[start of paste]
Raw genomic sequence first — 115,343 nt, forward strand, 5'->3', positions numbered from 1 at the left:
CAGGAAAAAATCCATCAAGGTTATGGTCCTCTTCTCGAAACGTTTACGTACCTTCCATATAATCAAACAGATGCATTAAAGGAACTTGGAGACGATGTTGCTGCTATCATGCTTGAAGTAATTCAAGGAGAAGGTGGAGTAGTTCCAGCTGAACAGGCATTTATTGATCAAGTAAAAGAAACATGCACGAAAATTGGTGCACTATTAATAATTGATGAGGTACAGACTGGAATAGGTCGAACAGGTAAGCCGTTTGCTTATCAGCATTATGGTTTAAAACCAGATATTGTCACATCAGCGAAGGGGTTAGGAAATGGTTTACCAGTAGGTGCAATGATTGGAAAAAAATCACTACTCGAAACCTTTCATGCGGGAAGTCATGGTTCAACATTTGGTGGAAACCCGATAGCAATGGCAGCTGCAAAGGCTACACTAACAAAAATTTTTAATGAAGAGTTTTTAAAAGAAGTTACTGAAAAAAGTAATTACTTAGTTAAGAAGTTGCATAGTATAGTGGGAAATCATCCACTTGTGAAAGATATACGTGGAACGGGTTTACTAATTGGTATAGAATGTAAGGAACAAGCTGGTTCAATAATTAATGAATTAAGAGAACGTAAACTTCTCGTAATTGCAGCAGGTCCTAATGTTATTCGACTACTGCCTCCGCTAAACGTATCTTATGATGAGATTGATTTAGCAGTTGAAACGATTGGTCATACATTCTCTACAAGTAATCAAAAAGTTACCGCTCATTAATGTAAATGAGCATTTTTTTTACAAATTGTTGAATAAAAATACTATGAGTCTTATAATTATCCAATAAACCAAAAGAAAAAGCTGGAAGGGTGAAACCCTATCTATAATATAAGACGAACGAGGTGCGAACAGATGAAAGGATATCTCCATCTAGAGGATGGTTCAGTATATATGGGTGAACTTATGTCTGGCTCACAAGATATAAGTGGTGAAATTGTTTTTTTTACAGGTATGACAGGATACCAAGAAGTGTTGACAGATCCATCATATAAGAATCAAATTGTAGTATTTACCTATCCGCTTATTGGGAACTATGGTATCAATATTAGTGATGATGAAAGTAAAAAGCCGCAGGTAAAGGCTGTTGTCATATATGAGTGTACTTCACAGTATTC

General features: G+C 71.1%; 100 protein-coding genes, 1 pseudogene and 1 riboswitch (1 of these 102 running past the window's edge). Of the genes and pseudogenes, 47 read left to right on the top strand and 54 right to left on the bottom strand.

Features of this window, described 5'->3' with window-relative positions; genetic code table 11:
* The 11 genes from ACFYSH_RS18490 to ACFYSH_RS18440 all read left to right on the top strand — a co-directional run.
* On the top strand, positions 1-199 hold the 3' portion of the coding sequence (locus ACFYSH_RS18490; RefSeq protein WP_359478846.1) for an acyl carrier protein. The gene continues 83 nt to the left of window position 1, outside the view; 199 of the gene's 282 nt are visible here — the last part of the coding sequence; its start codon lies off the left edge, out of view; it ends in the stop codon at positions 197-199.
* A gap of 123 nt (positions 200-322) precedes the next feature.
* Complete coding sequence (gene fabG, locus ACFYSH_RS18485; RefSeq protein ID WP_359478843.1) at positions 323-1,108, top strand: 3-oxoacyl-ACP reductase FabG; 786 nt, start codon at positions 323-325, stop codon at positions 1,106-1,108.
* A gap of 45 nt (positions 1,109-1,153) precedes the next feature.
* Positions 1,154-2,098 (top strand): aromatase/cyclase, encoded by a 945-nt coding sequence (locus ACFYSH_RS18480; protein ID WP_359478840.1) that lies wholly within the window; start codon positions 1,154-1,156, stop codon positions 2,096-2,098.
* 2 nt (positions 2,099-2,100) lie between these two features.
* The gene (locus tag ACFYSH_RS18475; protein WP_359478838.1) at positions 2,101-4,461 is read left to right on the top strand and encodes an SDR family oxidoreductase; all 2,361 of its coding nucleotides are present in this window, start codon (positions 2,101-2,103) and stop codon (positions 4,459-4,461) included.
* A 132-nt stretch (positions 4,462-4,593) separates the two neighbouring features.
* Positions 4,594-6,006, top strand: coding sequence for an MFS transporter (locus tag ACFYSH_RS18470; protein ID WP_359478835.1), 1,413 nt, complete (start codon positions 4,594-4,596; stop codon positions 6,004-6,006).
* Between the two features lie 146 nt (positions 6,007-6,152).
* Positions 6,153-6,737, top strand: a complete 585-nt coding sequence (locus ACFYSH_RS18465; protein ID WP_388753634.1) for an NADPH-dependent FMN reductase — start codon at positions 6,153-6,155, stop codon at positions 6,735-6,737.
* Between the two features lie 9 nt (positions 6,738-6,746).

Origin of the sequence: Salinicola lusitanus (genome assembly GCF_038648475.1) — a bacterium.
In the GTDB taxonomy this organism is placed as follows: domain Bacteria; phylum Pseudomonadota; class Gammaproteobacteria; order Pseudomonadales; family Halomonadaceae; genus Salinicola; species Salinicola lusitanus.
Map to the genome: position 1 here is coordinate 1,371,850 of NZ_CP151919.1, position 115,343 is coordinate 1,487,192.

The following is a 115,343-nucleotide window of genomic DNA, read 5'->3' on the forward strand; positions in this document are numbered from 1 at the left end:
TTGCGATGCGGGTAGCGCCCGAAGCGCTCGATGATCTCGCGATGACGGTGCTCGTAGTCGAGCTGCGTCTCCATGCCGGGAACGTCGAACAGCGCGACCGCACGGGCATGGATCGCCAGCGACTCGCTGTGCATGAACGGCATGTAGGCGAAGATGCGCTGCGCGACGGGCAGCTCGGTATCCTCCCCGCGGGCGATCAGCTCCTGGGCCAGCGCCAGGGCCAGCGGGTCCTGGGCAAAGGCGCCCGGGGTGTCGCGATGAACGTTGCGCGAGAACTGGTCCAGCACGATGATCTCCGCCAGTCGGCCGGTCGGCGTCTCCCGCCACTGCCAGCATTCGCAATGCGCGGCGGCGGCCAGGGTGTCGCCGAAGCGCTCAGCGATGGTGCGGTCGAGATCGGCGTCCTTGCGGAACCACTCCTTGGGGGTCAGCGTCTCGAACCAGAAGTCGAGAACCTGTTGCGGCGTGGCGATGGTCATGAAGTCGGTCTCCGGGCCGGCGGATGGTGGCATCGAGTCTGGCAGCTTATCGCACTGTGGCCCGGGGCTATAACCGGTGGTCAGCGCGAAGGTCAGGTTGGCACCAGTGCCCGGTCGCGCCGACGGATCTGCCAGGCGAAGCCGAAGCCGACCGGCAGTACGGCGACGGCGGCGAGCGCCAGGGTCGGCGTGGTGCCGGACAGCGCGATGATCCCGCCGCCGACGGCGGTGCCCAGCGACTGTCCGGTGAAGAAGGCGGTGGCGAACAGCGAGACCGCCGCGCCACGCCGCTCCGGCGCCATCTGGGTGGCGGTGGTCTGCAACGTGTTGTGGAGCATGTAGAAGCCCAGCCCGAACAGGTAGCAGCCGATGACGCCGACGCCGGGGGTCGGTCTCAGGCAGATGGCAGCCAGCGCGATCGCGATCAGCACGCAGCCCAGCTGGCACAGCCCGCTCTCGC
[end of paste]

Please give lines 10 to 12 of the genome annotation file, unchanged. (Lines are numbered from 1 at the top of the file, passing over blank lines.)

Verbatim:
* Positions 1,154-2,098 (top strand): aromatase/cyclase, encoded by a 945-nt coding sequence (locus ACFYSH_RS18480; protein ID WP_359478840.1) that lies wholly within the window; start codon positions 1,154-1,156, stop codon positions 2,096-2,098.
* 2 nt (positions 2,099-2,100) lie between these two features.
* The gene (locus tag ACFYSH_RS18475; protein WP_359478838.1) at positions 2,101-4,461 is read left to right on the top strand and encodes an SDR family oxidoreductase; all 2,361 of its coding nucleotides are present in this window, start codon (positions 2,101-2,103) and stop codon (positions 4,459-4,461) included.